Thanks for listening to Sustainability Leaders. This podcast is presented by BMO Financial Group to access all the resources we discussed in today's episode and to see our other podcasts, visit us at bmo.com/sustainability leaders. You can listen and subscribe free to our show on Apple Podcasts or your favorite podcast provider and we'll greatly appreciate a rating and review and any feedback that you might have. Our show and resources are produced with support from BMO's marketing team and Puddle Creative. Until next time, I'm Michael Torrance. Have a great week.
The views expressed here are those of the participants and not those of Bank of Montreal, its affiliates or subsidiaries. This is not intended to serve as a complete analysis of every material fact regarding any company industry strategy or security. This presentation may contain forward-looking statements. Investors are cautioned not to place undue reliance on such statements as actual results could vary. This presentation is for general information purposes only and does not constitute investment legal or tax advice and is not intended as an endorsement of any specific investment product or service. Individual investors should consult with an investment tax and or legal professional about their personal situation. Past performance is not indicative of future results.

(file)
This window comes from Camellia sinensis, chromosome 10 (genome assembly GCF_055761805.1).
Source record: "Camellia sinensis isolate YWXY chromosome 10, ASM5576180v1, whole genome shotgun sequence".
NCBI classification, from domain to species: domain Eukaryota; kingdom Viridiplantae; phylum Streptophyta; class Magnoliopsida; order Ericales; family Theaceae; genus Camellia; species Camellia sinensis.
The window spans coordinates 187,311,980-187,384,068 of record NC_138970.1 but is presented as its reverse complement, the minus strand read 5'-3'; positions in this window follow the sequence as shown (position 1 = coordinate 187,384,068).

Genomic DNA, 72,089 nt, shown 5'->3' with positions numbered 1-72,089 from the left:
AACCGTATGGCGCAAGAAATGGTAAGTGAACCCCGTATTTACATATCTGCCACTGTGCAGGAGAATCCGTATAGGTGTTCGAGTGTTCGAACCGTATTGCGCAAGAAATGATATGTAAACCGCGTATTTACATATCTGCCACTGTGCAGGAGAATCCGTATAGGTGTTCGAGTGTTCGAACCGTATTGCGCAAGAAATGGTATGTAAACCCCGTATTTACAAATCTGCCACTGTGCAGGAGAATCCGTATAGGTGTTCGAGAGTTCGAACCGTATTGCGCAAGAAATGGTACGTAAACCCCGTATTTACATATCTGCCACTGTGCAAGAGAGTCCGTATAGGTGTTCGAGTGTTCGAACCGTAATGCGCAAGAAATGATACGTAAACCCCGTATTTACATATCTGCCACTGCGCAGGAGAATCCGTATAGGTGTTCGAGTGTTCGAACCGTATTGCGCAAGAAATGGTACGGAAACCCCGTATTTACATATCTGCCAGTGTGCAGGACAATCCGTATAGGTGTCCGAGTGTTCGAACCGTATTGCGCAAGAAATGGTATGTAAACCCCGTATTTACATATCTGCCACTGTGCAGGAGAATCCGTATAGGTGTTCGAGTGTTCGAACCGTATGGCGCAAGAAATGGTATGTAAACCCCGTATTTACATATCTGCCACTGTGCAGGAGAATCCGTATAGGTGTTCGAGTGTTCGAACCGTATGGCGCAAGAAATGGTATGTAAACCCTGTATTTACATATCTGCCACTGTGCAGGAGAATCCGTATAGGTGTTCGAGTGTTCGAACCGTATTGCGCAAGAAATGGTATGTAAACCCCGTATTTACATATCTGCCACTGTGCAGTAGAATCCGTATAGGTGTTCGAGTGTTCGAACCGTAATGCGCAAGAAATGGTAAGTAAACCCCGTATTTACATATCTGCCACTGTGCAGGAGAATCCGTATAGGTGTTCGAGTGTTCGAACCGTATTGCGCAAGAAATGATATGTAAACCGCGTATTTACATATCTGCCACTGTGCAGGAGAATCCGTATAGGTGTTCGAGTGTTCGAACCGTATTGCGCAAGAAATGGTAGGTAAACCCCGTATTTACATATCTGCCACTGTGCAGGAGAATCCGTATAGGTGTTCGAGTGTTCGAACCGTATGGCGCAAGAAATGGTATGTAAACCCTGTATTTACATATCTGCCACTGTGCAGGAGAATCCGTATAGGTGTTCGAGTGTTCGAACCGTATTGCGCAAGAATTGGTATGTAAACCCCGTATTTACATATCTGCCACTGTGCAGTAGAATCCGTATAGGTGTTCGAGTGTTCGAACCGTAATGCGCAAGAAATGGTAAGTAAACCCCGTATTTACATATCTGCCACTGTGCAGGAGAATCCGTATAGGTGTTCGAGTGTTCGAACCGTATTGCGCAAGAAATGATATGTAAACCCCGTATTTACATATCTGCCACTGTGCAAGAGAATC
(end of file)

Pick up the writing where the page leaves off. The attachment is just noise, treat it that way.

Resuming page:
Co-Head, BMO Energy Transition and Head, Sustainable Finance
View Full Profile
What to Read Next.
Michael Torrance recently participated in a panel at the IBM THINK Conference to discuss sustainability and the role financial institutions play in c…Continue Reading>
Who We Are
- Agribusiness & Protein
- Dealer Finance
- Commercial Real Estate
- Correspondent Banking
- Educational Institutions
- Engineering & Construction
- Food & Beverage
- Franchise Finance
- Futures & Securities
- Not-for-Profit Organizations
- Private Equity Sponsors
- Professional Services
- Retail & Wholesale Distribution
- Specialty Finance
- Dental Practices
- Fuel Services & Convenience
- Logistics, Rail and Shipping
- Technology & Innovation
- Wine & Spirits
- Religious Institution Banking
- We Can Help
- Our Podcasts